Millennium Stone Loop
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Glen of Aherlow Fáilte Society, Coach Road, Glen Of Aherlow, Tipperary,
The Glen of Aherlow stretches from the N24 south of Tipperary Town through unspoilt countryside affording some of the most breathtaking scenery imaginable. The lush valley of the River Aherlow runs between the Galtee Mountains and the wooded ridge of Slievenamuck. Bounded by the picturesque villages of Galbally and Bansha, the Glen was historically an important pass between Limerick and Tipperary.
The Glen of Aherlow stretches from the N24 south of Tipperary Town through unspoilt countryside affording some of the most breathtaking scenery imaginable. The lush valley of the River Aherlow runs between the Galtee Mountains and the wooded ridge of Slievenamuck. Bounded by the picturesque villages of Galbally and Bansha, the Glen was historically an important pass between Limerick and Tipperary. There is a great variety of prehistoric, early Christian and medieval sites within the valley and its hinterland to excite the lovers of archaeology and the seasoned historian. The glen is renowned for the warmth of its welcome and the friendship of its people. This loop is one of a series developed at two trailheads in the glen (Christ the King Statue and Lisvarrinane). This loop travels along Slievenamuck – the Mountain of the Pigs. The ridge is mainly of old red sandstone and was formed over 300million years ago! The Millenium Stone was erected to celebrate the new millennium, and was a joint project between the parishes of Tipperary and Bansha Kilmoyler. The conglomerate stone, weighing in at 13.5 tons, was dug out of a hillside nearby. A mix of stone, sand and ferrous oxide causes it to have a pink hue in the evening sun. Designed by renowned sculptor Jarlath Daly, the stone depicts the Annunciation, Birth, Crucifixion and Resurrection from the life of Christ.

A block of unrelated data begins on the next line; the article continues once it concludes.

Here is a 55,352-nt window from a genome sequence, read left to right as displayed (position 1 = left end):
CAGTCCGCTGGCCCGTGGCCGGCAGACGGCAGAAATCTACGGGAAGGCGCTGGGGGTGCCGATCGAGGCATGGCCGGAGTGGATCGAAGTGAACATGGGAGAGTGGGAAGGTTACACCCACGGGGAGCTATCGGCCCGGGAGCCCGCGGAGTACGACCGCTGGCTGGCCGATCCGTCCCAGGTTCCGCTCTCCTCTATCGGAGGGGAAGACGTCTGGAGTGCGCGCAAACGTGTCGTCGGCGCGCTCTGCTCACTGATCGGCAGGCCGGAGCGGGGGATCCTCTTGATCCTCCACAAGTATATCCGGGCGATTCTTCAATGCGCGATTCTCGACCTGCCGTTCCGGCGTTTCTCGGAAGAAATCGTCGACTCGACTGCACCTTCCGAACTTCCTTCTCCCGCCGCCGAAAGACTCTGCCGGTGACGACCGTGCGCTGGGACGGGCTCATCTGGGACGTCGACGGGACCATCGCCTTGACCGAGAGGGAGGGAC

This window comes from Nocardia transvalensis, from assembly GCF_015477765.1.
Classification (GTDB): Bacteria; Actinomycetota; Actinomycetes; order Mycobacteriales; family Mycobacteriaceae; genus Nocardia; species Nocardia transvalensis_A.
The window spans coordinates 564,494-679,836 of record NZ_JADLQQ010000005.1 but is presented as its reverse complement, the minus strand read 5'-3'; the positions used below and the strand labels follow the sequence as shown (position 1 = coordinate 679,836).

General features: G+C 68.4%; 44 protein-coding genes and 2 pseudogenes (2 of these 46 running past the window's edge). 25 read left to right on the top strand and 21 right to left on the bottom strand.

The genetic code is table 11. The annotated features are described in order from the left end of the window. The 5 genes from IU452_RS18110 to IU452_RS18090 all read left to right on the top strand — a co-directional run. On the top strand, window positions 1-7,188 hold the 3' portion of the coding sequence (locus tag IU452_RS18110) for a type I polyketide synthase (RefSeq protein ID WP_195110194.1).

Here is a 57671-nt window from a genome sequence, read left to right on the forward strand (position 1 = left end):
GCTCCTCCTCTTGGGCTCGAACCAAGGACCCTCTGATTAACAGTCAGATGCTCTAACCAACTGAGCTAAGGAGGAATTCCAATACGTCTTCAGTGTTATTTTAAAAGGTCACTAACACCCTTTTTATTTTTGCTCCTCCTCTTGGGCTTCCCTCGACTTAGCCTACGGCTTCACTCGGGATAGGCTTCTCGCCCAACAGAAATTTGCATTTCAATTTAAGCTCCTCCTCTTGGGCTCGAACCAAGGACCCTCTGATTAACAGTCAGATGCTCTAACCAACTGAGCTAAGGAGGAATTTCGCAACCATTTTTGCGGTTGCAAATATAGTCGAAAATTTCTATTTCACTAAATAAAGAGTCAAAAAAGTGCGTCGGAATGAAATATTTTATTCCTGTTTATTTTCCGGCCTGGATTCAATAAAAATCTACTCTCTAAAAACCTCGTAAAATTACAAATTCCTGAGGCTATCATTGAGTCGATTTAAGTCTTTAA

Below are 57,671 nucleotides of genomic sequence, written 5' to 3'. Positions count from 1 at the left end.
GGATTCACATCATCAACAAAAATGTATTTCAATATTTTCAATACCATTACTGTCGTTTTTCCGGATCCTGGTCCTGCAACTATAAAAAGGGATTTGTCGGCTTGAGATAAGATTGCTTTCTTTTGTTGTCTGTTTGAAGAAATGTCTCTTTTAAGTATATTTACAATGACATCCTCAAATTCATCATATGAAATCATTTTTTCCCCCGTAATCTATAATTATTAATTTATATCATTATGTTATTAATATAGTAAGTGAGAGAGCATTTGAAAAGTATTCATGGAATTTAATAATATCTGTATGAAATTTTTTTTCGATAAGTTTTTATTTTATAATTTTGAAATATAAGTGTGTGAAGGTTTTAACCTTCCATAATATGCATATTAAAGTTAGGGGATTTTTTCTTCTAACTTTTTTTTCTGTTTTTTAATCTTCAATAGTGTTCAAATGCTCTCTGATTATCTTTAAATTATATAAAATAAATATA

A-B. From the mapboard in the green area climb onto the road and go to the Christ the King statue. Follow the blue arrow and enter the forestry at the barrier. Note that you are also following red arrows which are for the shorter Rock an Thorabh Loop. After 50m you reach a Y-junction where the red loop continues straight – but you veer right and downhill following the blue arrow.
B-C. Continue to follow the red arrows along this forestry track for almost 4km to reach a surfaced road where you turn left. Shortly afterwards you reach the Millennium Stone on your right.
C-D. After leaving the Millennium Stone travel for a short distance and watch closely as the loop turns left and enters forestry again.
D-E. Fine views of County Tipperary (and Tipperary Town) open up along this section of the loop. After nearly 3km you will rejoin the red loop at a junction and turn right.
E-F. Now you begin to ascend and near the highest point watch out for the substantial rock on your right – this is Rock an Thorabh (the rock of the boar!).
F-G. Continue to follow the blue (and red) arrows along the forestry roadway to reach a surfaced road near Stafford O Brien Well. Joining the road, turn left.
G-H. Cross the road and follow downhill for 500m to reach the left bend. Here you veer right onto a green track and into forestry again.
H-A. Following woodland trails, you will rejoin other loops as you return to the trailhead through the Nature Park – a very pleasant experience to finish your walk!